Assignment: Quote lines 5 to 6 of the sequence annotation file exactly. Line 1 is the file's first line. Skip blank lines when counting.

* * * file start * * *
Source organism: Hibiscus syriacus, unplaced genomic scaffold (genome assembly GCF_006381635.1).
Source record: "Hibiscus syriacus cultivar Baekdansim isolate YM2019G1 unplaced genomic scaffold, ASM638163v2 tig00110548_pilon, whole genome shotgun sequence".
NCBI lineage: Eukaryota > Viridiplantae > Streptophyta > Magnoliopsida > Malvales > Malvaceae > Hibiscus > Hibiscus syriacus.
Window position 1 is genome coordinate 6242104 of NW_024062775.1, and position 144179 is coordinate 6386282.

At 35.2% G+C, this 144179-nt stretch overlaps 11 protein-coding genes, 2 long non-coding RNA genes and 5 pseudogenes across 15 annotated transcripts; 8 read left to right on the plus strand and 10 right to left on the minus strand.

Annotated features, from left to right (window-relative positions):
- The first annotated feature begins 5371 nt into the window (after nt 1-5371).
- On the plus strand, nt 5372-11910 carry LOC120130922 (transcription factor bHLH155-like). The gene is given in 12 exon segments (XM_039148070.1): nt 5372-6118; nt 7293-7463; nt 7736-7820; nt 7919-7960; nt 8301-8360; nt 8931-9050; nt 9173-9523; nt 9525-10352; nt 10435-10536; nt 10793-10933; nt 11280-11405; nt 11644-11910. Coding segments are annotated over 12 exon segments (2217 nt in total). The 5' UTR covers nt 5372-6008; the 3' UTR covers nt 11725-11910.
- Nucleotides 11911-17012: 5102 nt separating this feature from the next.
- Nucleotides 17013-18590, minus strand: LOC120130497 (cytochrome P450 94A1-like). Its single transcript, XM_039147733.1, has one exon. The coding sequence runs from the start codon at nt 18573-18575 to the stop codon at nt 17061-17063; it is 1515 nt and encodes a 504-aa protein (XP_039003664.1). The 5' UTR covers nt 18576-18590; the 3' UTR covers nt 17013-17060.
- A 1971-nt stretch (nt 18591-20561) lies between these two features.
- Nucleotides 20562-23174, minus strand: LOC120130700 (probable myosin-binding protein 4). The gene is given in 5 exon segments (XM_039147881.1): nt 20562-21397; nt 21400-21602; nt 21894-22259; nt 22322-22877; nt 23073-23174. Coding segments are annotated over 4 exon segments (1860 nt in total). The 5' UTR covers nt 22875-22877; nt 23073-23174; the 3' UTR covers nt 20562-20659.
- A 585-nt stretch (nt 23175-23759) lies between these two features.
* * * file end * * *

At 35.2% G+C, this 144179-nt stretch overlaps 11 protein-coding genes, 2 long non-coding RNA genes and 5 pseudogenes across 15 annotated transcripts; 8 read left to right on the plus strand and 10 right to left on the minus strand.

Annotated features, from left to right (window-relative positions):